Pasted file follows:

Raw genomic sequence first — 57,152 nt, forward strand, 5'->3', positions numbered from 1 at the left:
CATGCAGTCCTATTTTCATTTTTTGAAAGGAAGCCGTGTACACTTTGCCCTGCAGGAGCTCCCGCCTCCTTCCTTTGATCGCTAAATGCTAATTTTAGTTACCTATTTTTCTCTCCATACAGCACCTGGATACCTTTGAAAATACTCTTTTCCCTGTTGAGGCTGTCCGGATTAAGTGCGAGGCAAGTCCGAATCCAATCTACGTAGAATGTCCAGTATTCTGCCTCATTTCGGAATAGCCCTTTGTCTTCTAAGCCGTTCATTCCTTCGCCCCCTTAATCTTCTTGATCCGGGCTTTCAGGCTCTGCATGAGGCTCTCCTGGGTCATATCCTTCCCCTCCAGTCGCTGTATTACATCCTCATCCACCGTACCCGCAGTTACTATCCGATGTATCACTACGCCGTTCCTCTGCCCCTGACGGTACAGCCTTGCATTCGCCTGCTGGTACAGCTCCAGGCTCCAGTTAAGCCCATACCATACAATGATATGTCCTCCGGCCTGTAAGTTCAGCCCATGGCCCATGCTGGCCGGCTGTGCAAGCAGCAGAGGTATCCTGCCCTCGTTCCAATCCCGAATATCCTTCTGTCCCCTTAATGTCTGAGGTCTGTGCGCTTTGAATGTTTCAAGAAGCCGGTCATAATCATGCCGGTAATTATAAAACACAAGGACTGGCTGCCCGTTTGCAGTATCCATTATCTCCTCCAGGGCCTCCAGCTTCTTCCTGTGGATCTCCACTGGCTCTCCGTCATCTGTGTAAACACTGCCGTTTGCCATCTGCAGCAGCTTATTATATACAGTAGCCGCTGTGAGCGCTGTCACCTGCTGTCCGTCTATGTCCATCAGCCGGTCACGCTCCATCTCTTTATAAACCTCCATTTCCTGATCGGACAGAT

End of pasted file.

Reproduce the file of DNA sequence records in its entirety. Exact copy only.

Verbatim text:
Raw genomic sequence first — 57,152 nt, forward strand, 5'->3', positions numbered from 1 at the left:
CATGCAGTCCTATTTTCATTTTTTGAAAGGAAGCCGTGTACACTTTGCCCTGCAGGAGCTCCCGCCTCCTTCCTTTGATCGCTAAATGCTAATTTTAGTTACCTATTTTTCTCTCCATACAGCACCTGGATACCTTTGAAAATACTCTTTTCCCTGTTGAGGCTGTCCGGATTAAGTGCGAGGCAAGTCCGAATCCAATCTACGTAGAATGTCCAGTATTCTGCCTCATTTCGGAATAGCCCTTTGTCTTCTAAGCCGTTCATTCCTTCGCCCCCTTAATCTTCTTGATCCGGGCTTTCAGGCTCTGCATGAGGCTCTCCTGGGTCATATCCTTCCCCTCCAGTCGCTGTATTACATCCTCATCCACCGTACCCGCAGTTACTATCCGATGTATCACTACGCCGTTCCTCTGCCCCTGACGGTACAGCCTTGCATTCGCCTGCTGGTACAGCTCCAGGCTCCAGTTAAGCCCATACCATACAATGATATGTCCTCCGGCCTGTAAGTTCAGCCCATGGCCCATGCTGGCCGGCTGTGCAAGCAGCAGAGGTATCCTGCCCTCGTTCCAATCCCGAATATCCTTCTGTCCCCTTAATGTCTGAGGTCTGTGCGCTTTGAATGTTTCAAGAAGCCGGTCATAATCATGCCGGTAATTATAAAACACAAGGACTGGCTGCCCGTTTGCAGTATCCATTATCTCCTCCAGGGCCTCCAGCTTCTTCCTGTGGATCTCCACTGGCTCTCCGTCATCTGTGTAAACACTGCCGTTTGCCATCTGCAGCAGCTTATTATATACAGTAGCCGCTGTGAGCGCTGTCACCTGCTGTCCGTCTATGTCCATCAGCCGGTCACGCTCCATCTCTTTATAAACCTCCATTTCCTGATCGGACAGAT